Dissolution experiments on a serpentinite were performed at 70°C, 0.1MPa, in H2SO4 solution, in open and closed systems, in order to evaluate the overall dissolution rate of mineral components over different times (4, 9 and 24h). In addition, the serpentinite powder was reacted with a NaCl-bearing aqueous solution and supercritical CO2 for 24h at higher pressures (9-30MPa) and temperatures (250-300°C) either in a stirred reactor or in an externally-heated pressure vessel to assess both the dissolution rate of serpentinite minerals and the progress of the carbonation reaction. Results show that, at 0.1MPa, MgO extraction from serpentinite ranges from 82% to 98% and dissolution rate varies from 8.5×10-10molem-2s-1 to 4.2×10-9molem-2s-1. Attempts to obtain carbonates from the Mg-rich solutions by increasing their pH failed since Mg- and NH4- bearing sulfates promptly precipitated. On the other hand, at higher pressures, significant crystallization (5.0-10.4wt%) of Ca- and Fe-bearing magnesite was accomplished at 30MPa and 300°C using 100gL-1 NaCl aqueous solutions. The corresponding amount of CO2 sequestered by crystallization of carbonates is 9.4-15.9mole%. Dissolution rate (from 6.3×10-11molem-2s-1 to 1.3×10-10molem-2s-1) is lower than that obtained at 0.1MPa and 70°C but it is related to pH values much higher (3.3-4.4) than that (-0.65) calculated for the H2SO4 solution. Through a thorough review of previous experimental investigations on the dissolution kinetics of serpentine minerals the authors propose adopting: (i) the log rate [molem-2s-1] value of -12.08±0.16 (1σ), as representative of the neutral dissolution mechanism at 25°C and (ii) the following relationship for the acidic dissolution mechanism at 25°C:log rate=-0.45(±0.09)×pH-10.01(±0.30).The initial dissolution rate (for 25°C) by acid attack obtained in this work is consistent with this relationship. In contrast, the average dissolution rate (for 25°C) determined in this study through the pressure-vessel experiments is ∼4.5 orders of magnitude lower than that computed through this equation, suggesting that silica armoring of serpentinite grains played a significant role in these experiments. Overall, the obtained data may improve both the planning of ex-situ mineral carbonation using the CO2 separated from biogas and the modeling of in-situ mineral carbonation. © 2011 Elsevier Ltd.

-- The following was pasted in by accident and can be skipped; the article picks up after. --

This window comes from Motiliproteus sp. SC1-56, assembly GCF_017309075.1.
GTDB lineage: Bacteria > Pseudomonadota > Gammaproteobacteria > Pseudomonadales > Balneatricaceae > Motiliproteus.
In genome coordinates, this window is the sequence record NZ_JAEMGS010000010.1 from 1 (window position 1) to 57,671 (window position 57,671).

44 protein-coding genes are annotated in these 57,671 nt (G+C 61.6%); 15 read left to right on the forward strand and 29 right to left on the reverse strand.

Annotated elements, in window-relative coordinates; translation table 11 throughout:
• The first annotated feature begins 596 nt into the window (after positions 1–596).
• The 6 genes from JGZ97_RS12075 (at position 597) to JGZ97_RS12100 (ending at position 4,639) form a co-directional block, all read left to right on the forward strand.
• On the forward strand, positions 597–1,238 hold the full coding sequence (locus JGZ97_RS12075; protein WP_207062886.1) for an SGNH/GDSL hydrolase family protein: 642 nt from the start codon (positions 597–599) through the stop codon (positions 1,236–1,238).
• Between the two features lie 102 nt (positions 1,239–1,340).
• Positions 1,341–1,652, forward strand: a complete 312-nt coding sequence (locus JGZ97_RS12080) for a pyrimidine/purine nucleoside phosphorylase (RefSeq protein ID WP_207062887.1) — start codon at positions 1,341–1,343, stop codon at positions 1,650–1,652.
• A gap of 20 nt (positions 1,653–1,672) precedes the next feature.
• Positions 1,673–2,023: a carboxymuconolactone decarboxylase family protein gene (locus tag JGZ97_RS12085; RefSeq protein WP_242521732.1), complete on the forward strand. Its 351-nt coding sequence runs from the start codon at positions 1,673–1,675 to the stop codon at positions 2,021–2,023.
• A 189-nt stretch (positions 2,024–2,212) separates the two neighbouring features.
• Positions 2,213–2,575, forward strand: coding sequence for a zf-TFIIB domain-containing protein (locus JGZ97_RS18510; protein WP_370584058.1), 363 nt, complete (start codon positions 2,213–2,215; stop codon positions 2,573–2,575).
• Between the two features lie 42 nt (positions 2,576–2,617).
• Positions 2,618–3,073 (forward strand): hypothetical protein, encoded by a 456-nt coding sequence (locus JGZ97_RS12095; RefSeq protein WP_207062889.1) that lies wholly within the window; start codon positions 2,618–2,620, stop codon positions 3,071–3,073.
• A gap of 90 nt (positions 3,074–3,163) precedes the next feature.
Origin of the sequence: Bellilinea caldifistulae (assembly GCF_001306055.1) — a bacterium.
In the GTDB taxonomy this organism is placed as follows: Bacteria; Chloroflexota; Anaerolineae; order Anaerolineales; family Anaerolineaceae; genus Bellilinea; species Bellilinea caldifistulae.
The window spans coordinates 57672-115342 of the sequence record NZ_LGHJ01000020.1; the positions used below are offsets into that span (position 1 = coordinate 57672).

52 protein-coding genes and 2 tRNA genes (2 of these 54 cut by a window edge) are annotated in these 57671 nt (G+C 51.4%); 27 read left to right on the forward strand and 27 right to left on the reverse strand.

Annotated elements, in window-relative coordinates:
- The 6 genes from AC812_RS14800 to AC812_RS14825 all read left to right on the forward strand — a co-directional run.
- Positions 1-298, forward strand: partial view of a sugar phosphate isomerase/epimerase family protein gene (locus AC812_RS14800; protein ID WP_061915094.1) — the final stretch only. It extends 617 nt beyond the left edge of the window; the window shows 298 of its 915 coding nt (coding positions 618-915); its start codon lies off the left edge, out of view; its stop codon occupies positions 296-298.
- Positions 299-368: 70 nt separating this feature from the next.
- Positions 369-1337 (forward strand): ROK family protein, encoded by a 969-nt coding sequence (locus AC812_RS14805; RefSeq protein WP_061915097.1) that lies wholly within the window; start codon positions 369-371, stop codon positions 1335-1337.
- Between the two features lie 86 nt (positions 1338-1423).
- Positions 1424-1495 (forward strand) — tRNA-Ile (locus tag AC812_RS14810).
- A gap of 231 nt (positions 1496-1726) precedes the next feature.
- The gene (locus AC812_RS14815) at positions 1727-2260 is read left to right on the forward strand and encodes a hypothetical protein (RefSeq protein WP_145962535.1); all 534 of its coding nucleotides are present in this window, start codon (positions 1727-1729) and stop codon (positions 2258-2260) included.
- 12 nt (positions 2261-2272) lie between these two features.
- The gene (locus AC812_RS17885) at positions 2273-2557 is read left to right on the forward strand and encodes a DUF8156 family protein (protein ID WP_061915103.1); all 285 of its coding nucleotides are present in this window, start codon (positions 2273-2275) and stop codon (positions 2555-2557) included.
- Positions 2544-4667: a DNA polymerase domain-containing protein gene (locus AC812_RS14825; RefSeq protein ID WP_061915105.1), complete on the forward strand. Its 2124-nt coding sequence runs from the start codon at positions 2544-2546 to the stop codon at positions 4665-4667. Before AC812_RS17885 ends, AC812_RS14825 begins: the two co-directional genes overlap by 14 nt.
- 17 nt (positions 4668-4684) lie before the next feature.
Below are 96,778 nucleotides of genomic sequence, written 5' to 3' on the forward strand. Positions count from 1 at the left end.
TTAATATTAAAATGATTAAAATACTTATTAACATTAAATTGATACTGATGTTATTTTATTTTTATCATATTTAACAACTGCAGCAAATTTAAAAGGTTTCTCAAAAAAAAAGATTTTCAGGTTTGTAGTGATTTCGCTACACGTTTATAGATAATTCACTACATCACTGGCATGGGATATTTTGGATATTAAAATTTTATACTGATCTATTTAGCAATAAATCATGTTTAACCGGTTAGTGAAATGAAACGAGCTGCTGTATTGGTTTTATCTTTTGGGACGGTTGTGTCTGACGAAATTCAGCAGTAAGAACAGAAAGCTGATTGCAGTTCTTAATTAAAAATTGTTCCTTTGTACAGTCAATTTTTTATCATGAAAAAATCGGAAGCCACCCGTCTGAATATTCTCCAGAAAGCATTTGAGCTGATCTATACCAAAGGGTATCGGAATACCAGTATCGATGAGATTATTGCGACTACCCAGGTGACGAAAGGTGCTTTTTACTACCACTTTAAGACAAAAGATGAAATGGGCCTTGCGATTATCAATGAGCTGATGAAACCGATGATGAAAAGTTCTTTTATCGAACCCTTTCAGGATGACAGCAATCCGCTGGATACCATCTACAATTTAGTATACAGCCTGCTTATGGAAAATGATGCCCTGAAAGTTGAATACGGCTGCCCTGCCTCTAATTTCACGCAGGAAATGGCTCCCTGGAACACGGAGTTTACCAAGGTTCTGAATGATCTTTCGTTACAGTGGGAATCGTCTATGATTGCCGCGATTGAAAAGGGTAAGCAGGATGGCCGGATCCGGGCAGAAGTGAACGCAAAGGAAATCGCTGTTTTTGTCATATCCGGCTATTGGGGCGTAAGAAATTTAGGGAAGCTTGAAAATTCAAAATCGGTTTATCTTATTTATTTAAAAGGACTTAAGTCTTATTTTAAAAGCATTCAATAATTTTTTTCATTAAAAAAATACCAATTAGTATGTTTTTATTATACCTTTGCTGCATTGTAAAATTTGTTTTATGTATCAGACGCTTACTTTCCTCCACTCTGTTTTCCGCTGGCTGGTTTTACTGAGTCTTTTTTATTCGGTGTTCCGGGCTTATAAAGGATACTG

Apollaro C.,University of Calabria | Marini L.,Consultant in Applied Geochemistry | Critelli T.,University of Calabria | Barca D.,University of Calabria | And 4 more authors.
Applied Geochemistry | Year: 2011